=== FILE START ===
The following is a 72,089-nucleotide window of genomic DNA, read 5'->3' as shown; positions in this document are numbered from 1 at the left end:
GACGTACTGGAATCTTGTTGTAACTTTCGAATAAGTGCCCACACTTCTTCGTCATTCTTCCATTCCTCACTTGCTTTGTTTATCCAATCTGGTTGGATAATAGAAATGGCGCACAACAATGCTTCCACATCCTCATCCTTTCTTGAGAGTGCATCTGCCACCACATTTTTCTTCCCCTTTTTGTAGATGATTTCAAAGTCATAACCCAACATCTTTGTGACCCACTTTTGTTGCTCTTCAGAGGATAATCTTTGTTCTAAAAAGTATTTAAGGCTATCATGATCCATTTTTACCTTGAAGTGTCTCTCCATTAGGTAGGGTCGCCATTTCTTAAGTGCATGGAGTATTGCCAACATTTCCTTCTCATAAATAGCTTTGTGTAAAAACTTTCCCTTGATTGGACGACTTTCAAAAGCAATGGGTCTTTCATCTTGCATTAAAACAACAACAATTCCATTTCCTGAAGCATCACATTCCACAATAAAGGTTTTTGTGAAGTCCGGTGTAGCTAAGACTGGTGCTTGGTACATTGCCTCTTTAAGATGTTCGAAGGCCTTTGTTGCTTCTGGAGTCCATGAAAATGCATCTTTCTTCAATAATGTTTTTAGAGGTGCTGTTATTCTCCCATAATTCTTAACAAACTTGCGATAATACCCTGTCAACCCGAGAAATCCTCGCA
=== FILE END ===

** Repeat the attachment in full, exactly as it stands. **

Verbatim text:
The following is a 72,089-nucleotide window of genomic DNA, read 5'->3' as shown; positions in this document are numbered from 1 at the left end:
GACGTACTGGAATCTTGTTGTAACTTTCGAATAAGTGCCCACACTTCTTCGTCATTCTTCCATTCCTCACTTGCTTTGTTTATCCAATCTGGTTGGATAATAGAAATGGCGCACAACAATGCTTCCACATCCTCATCCTTTCTTGAGAGTGCATCTGCCACCACATTTTTCTTCCCCTTTTTGTAGATGATTTCAAAGTCATAACCCAACATCTTTGTGACCCACTTTTGTTGCTCTTCAGAGGATAATCTTTGTTCTAAAAAGTATTTAAGGCTATCATGATCCATTTTTACCTTGAAGTGTCTCTCCATTAGGTAGGGTCGCCATTTCTTAAGTGCATGGAGTATTGCCAACATTTCCTTCTCATAAATAGCTTTGTGTAAAAACTTTCCCTTGATTGGACGACTTTCAAAAGCAATGGGTCTTTCATCTTGCATTAAAACAACAACAATTCCATTTCCTGAAGCATCACATTCCACAATAAAGGTTTTTGTGAAGTCCGGTGTAGCTAAGACTGGTGCTTGGTACATTGCCTCTTTAAGATGTTCGAAGGCCTTTGTTGCTTCTGGAGTCCATGAAAATGCATCTTTCTTCAATAATGTTTTTAGAGGTGCTGTTATTCTCCCATAATTCTTAACAAACTTGCGATAATACCCTGTCAACCCGAGAAATCCTCGCA